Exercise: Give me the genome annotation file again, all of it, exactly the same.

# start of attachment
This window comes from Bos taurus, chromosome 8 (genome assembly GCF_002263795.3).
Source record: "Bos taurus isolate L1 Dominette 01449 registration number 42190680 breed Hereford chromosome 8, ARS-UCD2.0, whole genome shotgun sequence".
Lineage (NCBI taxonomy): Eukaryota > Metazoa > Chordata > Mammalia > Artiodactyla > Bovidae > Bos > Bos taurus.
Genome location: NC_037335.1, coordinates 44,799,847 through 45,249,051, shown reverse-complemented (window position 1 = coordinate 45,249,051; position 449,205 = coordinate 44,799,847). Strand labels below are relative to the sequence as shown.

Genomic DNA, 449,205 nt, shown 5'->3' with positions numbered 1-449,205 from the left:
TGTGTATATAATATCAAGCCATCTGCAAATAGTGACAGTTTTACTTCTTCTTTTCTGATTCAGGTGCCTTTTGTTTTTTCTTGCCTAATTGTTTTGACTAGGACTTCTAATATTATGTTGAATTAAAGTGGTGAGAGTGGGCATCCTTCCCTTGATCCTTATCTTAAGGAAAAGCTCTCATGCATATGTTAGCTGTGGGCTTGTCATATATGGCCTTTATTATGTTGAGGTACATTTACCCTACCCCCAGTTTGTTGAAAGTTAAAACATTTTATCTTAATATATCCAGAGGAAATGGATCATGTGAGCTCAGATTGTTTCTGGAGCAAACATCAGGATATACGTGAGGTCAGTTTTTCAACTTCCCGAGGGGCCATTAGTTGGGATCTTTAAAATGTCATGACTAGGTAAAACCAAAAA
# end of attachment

This window comes from Bos taurus, chromosome 8 (genome assembly GCF_002263795.3).
Source record: "Bos taurus isolate L1 Dominette 01449 registration number 42190680 breed Hereford chromosome 8, ARS-UCD2.0, whole genome shotgun sequence".
Lineage (NCBI taxonomy): Eukaryota > Metazoa > Chordata > Mammalia > Artiodactyla > Bovidae > Bos > Bos taurus.
Genome location: NC_037335.1, coordinates 44,799,847 through 45,249,051, shown reverse-complemented (window position 1 = coordinate 45,249,051; position 449,205 = coordinate 44,799,847). Strand labels below are relative to the sequence as shown.

Genomic DNA, 449,205 nt, shown 5'->3' with positions numbered 1-449,205 from the left:
TGTGTATATAATATCAAGCCATCTGCAAATAGTGACAGTTTTACTTCTTCTTTTCTGATTCAGGTGCCTTTTGTTTTTTCTTGCCTAATTGTTTTGACTAGGACTTCTAATATTATGTTGAATTAAAGTGGTGAGAGTGGGCATCCTTCCCTTGATCCTTATCTTAAGGAAAAGCTCTCATGCATATGTTAGCTGTGGGCTTGTCATATATGGCCTTTATTATGTTGAGGTACATTTACCCTACCCCCAGTTTGTTGAAAGTTAAAACATTTTATCTTAATATATCCAGAGGAAATGGATCATGTGAGCTCAGATTGTTTCTGGAGCAAACATCAGGATATACGTGAGGTCAGTTTTTCAACTTCCCGAGGGGCCATTAGTTGGGATCTTTAAAATGTCATGACTAGGTAAAACCAAAAA